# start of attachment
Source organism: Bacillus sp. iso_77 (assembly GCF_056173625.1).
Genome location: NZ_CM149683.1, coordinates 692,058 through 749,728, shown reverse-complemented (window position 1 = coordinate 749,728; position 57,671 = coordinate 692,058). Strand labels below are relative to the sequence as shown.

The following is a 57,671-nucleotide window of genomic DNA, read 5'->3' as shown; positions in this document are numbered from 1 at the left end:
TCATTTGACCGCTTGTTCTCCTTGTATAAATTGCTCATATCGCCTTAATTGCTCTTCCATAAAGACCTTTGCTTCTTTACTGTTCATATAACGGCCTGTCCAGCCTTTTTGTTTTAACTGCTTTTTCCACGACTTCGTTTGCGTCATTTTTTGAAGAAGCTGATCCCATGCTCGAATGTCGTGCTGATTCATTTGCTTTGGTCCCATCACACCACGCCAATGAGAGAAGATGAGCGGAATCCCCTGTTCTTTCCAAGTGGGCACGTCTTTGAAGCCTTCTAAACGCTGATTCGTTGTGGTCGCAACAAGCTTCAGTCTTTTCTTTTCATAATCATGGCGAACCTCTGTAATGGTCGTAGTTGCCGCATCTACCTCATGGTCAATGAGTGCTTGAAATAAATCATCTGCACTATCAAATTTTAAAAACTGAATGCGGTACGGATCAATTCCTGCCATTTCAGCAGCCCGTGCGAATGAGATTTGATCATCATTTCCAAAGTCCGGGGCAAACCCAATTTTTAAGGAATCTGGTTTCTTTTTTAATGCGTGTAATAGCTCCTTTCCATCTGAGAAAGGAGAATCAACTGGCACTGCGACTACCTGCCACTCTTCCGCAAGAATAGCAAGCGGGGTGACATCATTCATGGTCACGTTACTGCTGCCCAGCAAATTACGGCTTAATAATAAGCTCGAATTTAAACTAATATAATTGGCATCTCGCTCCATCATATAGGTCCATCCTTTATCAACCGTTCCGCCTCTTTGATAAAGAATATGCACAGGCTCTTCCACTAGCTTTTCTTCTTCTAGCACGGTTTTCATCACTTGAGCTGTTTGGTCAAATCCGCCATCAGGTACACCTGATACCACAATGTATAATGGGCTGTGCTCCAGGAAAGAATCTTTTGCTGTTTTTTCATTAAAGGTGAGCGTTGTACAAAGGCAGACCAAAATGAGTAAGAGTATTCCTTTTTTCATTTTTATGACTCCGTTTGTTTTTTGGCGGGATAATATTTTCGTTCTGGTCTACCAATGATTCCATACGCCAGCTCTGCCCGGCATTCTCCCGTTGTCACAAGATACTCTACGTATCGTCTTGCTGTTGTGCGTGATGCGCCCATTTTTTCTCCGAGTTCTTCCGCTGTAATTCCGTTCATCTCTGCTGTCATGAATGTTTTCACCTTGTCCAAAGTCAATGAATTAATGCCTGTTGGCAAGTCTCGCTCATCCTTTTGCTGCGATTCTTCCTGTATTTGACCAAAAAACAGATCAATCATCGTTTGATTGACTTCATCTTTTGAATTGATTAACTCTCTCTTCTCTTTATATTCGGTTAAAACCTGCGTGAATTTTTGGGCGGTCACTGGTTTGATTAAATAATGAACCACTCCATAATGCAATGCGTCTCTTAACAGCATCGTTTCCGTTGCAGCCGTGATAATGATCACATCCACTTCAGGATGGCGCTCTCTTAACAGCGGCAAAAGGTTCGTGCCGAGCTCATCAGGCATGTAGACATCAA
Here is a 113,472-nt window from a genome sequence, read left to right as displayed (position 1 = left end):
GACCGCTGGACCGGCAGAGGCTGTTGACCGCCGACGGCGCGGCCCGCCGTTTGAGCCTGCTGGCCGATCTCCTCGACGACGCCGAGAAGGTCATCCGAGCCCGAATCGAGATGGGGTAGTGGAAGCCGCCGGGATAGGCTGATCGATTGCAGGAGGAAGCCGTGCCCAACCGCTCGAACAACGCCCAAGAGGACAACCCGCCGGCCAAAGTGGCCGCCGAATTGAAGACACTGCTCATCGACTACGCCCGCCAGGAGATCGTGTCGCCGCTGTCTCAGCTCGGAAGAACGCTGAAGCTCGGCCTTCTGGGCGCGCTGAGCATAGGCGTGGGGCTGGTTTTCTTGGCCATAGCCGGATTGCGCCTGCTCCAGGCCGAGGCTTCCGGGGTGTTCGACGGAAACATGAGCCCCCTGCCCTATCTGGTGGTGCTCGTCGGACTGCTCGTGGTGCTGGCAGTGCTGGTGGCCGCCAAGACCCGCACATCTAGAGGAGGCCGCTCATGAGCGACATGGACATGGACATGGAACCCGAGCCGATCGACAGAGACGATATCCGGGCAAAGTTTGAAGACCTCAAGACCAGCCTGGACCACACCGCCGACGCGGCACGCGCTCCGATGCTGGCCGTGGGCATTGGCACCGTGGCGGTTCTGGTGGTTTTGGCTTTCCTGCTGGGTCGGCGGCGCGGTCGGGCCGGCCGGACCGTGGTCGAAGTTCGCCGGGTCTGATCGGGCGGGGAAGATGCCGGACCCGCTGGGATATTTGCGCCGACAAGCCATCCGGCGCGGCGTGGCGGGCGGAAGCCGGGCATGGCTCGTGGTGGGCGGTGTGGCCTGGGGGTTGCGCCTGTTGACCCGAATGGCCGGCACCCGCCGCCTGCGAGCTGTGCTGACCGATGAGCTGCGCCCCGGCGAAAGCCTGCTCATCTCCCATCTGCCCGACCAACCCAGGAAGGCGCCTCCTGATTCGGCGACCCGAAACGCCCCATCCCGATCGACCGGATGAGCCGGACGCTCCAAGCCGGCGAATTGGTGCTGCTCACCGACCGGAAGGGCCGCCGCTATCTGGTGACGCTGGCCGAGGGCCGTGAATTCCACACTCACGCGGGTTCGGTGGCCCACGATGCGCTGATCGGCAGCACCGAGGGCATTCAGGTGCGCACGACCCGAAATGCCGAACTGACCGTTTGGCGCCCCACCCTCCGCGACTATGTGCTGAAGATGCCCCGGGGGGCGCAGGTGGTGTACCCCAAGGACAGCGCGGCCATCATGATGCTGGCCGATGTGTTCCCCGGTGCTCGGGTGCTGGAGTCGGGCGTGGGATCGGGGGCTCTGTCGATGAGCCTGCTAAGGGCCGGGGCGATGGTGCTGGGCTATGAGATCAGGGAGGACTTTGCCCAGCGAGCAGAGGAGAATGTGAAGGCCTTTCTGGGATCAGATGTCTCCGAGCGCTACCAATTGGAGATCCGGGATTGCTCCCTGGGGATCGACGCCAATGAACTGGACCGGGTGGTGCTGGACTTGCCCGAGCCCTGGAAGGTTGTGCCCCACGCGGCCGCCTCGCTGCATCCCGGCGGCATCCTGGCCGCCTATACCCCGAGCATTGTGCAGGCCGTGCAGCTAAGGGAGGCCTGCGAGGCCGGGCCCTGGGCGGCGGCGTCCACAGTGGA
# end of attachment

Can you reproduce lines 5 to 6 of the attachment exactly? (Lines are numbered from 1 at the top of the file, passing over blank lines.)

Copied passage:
Here is a 113,472-nt window from a genome sequence, read left to right as displayed (position 1 = left end):
GACCGCTGGACCGGCAGAGGCTGTTGACCGCCGACGGCGCGGCCCGCCGTTTGAGCCTGCTGGCCGATCTCCTCGACGACGCCGAGAAGGTCATCCGAGCCCGAATCGAGATGGGGTAGTGGAAGCCGCCGGGATAGGCTGATCGATTGCAGGAGGAAGCCGTGCCCAACCGCTCGAACAACGCCCAAGAGGACAACCCGCCGGCCAAAGTGGCCGCCGAATTGAAGACACTGCTCATCGACTACGCCCGCCAGGAGATCGTGTCGCCGCTGTCTCAGCTCGGAAGAACGCTGAAGCTCGGCCTTCTGGGCGCGCTGAGCATAGGCGTGGGGCTGGTTTTCTTGGCCATAGCCGGATTGCGCCTGCTCCAGGCCGAGGCTTCCGGGGTGTTCGACGGAAACATGAGCCCCCTGCCCTATCTGGTGGTGCTCGTCGGACTGCTCGTGGTGCTGGCAGTGCTGGTGGCCGCCAAGACCCGCACATCTAGAGGAGGCCGCTCATGAGCGACATGGACATGGACATGGAACCCGAGCCGATCGACAGAGACGATATCCGGGCAAAGTTTGAAGACCTCAAGACCAGCCTGGACCACACCGCCGACGCGGCACGCGCTCCGATGCTGGCCGTGGGCATTGGCACCGTGGCGGTTCTGGTGGTTTTGGCTTTCCTGCTGGGTCGGCGGCGCGGTCGGGCCGGCCGGACCGTGGTCGAAGTTCGCCGGGTCTGATCGGGCGGGGAAGATGCCGGACCCGCTGGGATATTTGCGCCGACAAGCCATCCGGCGCGGCGTGGCGGGCGGAAGCCGGGCATGGCTCGTGGTGGGCGGTGTGGCCTGGGGGTTGCGCCTGTTGACCCGAATGGCCGGCACCCGCCGCCTGCGAGCTGTGCTGACCGATGAGCTGCGCCCCGGCGAAAGCCTGCTCATCTCCCATCTGCCCGACCAACCCAGGAAGGCGCCTCCTGATTCGGCGACCCGAAACGCCCCATCCCGATCGACCGGATGAGCCGGACGCTCCAAGCCGGCGAATTGGTGCTGCTCACCGACCGGAAGGGCCGCCGCTATCTGGTGACGCTGGCCGAGGGCCGTGAATTCCACACTCACGCGGGTTCGGTGGCCCACGATGCGCTGATCGGCAGCACCGAGGGCATTCAGGTGCGCACGACCCGAAATGCCGAACTGACCGTTTGGCGCCCCACCCTCCGCGACTATGTGCTGAAGATGCCCCGGGGGGCGCAGGTGGTGTACCCCAAGGACAGCGCGGCCATCATGATGCTGGCCGATGTGTTCCCCGGTGCTCGGGTGCTGGAGTCGGGCGTGGGATCGGGGGCTCTGTCGATGAGCCTGCTAAGGGCCGGGGCGATGGTGCTGGGCTATGAGATCAGGGAGGACTTTGCCCAGCGAGCAGAGGAGAATGTGAAGGCCTTTCTGGGATCAGATGTCTCCGAGCGCTACCAATTGGAGATCCGGGATTGCTCCCTGGGGATCGACGCCAATGAACTGGACCGGGTGGTGCTGGACTTGCCCGAGCCCTGGAAGGTTGTGCCCCACGCGGCCGCCTCGCTGCATCCCGGCGGCATCCTGGCCGCCTATACCCCGAGCATTGTGCAGGCCGTGCAGCTAAGGGAGGCCTGCGAGGCCGGGCCCTGGGCGGCGGCGTCCACAGTGGA